Maggie Nelson

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Mind on Fire
by Arnold Thomas Fanning

This truly extraordinary memoir by Irish playwright Arnold Thomas Fanning places the reader immediately in the driving seat of a vehicle that is wildly out of control. The opening pages hurtle through a manic episode, during which the author spares himself no humiliation. A brave story of illness and recovery.

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Mind on Fire
Arnold Thomas Fanning

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Zami
by Audre Lorde

Is it a memoir? Is it a novel? The author herself called it a “biomythography” and in it she tells of growing up in Harlem in the 1930s and 1940s, the (often harsh) love of her mother, and the love she finds as a gay black radical in Mexico and New York—all told in vivid, often poetic prose.

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Zami
Audre Lorde

Audre Lorde’s poetic memoir winds its way through the gay girl bars of the West Village in the 1950s. “It was hard enough to be Black, to be Black and female, to be Black, female, and gay. To be Black, female, gay, and out of the closet in a white environment...was considered by many Black lesbians to be simply suicidal.‎” Published in 1982.

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Featherhood
by Charlie Gilmour

FEATHERHOOD is out now!

One spring day, a baby magpie falls out of its nest and into Charlie Gilmour’s hands. Magpies, he soon discovers, are as clever and mischievous as monkeys. They are also notorious thieves, and this one quickly steals his heart. By the time the creature develops shiny black feathers that inspire the name Benzene, Charlie and the bird have forged an unbreakable bond.

While caring for Benzene, Charlie learns his biological father, an eccentric British poet named Heathcote Williams who vanished when Charlie was six months old, is ill. As he grapples with Heathcote’s abandonment, Charlie comes across one of his poems, in which Heathcote describes how an impish young jackdaw fell from its nest and captured his affection. Over time, Benzene helps Charlie unravel his fears about repeating the past—and embrace the role of father himself.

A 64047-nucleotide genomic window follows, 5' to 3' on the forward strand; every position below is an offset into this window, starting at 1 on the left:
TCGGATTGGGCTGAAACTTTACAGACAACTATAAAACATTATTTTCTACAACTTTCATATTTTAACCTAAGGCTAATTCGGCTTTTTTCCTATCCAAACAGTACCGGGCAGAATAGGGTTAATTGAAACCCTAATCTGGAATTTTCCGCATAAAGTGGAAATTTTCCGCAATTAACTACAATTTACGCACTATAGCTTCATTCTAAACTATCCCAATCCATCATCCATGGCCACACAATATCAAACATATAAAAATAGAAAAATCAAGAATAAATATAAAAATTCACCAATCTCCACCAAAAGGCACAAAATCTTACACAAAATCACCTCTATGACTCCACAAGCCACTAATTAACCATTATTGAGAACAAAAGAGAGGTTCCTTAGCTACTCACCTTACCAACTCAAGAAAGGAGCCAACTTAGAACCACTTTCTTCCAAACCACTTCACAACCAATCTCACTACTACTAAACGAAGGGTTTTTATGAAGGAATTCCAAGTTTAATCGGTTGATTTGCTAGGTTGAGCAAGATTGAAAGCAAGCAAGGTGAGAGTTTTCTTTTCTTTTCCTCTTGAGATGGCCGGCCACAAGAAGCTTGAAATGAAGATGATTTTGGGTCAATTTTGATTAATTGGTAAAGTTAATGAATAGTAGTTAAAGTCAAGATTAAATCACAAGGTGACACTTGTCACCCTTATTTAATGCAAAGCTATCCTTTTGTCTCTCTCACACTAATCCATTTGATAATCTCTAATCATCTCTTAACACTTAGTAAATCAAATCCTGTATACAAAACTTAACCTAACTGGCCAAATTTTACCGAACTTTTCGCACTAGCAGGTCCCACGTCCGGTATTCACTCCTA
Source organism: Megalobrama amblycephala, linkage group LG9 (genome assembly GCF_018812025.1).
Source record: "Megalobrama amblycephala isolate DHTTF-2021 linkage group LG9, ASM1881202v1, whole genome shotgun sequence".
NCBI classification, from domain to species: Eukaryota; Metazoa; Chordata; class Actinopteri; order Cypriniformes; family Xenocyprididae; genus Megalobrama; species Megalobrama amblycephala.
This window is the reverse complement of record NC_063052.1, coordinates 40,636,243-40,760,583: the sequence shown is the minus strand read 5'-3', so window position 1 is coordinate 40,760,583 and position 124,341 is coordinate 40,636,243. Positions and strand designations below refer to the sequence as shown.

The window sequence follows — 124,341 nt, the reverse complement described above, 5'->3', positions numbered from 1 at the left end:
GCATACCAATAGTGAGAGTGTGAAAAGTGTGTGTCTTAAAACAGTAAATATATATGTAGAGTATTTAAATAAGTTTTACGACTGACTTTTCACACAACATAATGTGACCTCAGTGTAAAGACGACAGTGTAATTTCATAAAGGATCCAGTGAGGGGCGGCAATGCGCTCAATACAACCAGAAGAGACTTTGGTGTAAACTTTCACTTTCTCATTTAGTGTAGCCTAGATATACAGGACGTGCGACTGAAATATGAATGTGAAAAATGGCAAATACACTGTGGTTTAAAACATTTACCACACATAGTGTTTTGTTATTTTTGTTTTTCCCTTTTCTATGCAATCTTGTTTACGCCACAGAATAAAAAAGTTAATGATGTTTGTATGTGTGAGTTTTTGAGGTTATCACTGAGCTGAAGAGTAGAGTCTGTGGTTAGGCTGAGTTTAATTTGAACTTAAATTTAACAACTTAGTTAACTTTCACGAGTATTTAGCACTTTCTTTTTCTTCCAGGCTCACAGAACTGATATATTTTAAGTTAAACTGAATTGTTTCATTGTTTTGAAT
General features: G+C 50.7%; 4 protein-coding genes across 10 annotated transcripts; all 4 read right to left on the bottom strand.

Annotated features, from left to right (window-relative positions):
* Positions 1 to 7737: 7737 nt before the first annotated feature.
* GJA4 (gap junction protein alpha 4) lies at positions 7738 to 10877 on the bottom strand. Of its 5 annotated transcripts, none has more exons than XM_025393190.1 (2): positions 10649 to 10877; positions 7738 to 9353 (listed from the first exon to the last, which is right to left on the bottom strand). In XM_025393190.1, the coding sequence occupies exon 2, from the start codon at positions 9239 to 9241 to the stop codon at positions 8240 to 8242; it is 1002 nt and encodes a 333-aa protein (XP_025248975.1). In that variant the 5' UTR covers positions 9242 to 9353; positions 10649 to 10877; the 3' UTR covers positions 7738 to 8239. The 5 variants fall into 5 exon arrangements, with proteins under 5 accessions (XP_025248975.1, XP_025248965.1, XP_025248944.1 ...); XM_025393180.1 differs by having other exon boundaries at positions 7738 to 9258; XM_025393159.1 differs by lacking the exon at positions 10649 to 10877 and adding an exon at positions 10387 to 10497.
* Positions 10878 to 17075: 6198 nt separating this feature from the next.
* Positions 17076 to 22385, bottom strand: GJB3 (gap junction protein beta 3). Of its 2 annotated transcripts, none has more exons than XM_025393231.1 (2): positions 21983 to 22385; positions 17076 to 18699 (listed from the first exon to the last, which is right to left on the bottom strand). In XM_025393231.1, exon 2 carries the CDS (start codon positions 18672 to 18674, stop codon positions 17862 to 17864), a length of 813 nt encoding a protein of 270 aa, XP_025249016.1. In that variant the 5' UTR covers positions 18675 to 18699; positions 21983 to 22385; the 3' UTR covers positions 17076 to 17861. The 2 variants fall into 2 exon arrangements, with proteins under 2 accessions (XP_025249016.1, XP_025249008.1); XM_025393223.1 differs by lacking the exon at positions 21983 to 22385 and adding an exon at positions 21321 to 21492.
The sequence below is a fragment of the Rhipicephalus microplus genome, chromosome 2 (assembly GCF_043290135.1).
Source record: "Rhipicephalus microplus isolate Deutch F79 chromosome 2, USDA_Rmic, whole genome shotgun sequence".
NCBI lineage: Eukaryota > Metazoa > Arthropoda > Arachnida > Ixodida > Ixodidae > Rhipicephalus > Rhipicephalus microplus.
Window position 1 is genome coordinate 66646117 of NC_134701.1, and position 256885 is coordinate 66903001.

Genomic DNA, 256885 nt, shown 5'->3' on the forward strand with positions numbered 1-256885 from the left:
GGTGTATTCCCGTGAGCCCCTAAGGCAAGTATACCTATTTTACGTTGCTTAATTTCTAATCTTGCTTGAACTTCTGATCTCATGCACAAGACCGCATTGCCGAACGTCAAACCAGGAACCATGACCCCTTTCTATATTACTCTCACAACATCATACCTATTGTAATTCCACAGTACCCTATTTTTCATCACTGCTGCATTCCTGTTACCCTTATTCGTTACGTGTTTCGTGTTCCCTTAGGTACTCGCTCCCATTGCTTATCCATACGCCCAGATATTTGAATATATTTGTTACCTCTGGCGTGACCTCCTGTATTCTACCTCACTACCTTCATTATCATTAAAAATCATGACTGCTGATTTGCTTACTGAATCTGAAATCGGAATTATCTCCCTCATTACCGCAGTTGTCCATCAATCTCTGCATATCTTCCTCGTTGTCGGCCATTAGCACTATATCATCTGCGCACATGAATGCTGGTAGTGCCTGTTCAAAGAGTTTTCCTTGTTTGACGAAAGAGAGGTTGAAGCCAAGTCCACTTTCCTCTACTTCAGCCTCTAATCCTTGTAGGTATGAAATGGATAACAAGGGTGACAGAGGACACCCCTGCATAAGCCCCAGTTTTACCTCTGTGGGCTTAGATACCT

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Featherhood
Charlie Gilmour

“I loved every single page.” —Elton John

“The best piece of nature writing since H is for Hawk.” —Neil Gaiman

​In this moving, critically acclaimed memoir, a young man saves a baby magpie as his estranged father is dying, only to find that caring for the mischievous bird saves him.

One spring day, a baby magpie falls out of its nest and into Charlie Gilmour’s hands. Magpies, he soon discovers, are as clever and mischievous as monkeys. They are also notorious thieves, and this one quickly steals his heart. By the time the creature develops shiny black feathers that inspire the name Benzene, Charlie and the bird have forged an unbreakable bond.

While caring for Benzene, Charlie learns his biological father, an eccentric British poet named Heathcote Williams who vanished when Charlie was six months old, is ill. As he grapples with Heathcote’s abandonment, Charlie comes across one of his poems, in which Heathcote describes how an impish young jackdaw fell from its nest and captured his affection. Over time, Benzene helps Charlie unravel his fears about repeating the past—and embrace the role of father himself.

A bird falls, a father dies, a child is born. Featherhood is the unforgettable story of a love affair between a man and a bird. It is also a beautiful and affecting memoir about childhood and parenthood, captivity and freedom, grief and love.